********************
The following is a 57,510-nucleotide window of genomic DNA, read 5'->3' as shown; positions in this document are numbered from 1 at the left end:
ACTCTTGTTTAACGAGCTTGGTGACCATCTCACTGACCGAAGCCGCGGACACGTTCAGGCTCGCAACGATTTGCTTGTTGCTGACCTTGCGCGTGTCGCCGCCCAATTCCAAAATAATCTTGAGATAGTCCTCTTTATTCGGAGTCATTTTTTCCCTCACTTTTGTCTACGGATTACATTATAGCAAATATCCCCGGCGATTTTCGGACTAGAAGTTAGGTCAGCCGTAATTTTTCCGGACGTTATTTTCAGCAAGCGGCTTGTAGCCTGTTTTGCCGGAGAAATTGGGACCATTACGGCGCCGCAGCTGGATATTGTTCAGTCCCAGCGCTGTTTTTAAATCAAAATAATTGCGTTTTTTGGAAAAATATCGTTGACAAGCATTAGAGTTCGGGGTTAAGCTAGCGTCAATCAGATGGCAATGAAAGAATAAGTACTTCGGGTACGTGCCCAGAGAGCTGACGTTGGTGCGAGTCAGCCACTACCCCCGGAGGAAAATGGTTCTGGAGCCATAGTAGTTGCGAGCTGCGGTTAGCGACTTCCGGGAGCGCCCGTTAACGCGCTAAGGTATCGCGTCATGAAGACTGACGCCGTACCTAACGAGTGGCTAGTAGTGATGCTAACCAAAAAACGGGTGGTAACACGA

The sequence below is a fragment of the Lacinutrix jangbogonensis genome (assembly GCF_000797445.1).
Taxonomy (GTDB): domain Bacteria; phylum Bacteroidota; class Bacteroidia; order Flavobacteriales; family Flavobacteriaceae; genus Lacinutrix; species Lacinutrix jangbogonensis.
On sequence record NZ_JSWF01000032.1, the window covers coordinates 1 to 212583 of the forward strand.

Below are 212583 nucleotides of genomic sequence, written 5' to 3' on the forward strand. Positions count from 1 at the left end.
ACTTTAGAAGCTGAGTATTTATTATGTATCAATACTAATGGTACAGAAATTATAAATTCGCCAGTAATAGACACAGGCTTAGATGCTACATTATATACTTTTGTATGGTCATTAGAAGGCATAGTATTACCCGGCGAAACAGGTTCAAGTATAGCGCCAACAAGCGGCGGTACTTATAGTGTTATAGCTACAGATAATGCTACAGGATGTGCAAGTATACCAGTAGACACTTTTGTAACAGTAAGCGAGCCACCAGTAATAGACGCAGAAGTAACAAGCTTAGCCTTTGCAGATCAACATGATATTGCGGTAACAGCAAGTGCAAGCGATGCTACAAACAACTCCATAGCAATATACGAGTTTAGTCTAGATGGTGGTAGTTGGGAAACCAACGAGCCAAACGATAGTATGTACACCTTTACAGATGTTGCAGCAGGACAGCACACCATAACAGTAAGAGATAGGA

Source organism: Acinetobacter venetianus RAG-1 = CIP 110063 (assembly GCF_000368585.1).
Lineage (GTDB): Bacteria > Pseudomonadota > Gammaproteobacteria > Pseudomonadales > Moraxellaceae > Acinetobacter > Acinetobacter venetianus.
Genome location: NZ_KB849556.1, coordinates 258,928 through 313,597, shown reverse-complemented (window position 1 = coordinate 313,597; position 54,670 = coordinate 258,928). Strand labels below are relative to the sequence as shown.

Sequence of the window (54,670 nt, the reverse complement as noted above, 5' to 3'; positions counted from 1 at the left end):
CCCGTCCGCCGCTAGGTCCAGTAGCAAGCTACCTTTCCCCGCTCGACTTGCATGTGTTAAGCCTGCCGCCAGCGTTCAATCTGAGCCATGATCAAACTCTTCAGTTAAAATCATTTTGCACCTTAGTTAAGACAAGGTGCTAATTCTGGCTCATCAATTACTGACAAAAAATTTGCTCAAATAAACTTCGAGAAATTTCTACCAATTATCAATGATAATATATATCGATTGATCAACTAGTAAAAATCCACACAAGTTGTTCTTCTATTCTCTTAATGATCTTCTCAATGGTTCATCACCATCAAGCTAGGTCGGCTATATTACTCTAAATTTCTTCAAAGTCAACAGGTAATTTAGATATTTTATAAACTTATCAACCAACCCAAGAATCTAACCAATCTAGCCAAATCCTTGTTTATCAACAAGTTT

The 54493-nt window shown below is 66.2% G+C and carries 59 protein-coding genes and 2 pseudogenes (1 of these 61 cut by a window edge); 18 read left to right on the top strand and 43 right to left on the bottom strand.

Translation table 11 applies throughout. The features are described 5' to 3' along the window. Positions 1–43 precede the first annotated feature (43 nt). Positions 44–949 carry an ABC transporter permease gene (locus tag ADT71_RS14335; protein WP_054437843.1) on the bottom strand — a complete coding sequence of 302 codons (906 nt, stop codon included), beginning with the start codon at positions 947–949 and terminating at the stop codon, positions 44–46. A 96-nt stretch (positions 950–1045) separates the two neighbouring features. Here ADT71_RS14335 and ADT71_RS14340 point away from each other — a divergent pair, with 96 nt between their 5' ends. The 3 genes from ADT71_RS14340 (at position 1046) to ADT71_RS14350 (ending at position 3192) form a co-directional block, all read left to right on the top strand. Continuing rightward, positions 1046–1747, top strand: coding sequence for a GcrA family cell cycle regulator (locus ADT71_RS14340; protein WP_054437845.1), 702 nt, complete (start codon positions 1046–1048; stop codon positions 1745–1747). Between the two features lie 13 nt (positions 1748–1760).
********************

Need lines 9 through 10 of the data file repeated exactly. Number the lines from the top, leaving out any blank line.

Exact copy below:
Lineage (GTDB): Bacteria > Pseudomonadota > Gammaproteobacteria > Pseudomonadales > Moraxellaceae > Acinetobacter > Acinetobacter venetianus.
Genome location: NZ_KB849556.1, coordinates 258,928 through 313,597, shown reverse-complemented (window position 1 = coordinate 313,597; position 54,670 = coordinate 258,928). Strand labels below are relative to the sequence as shown.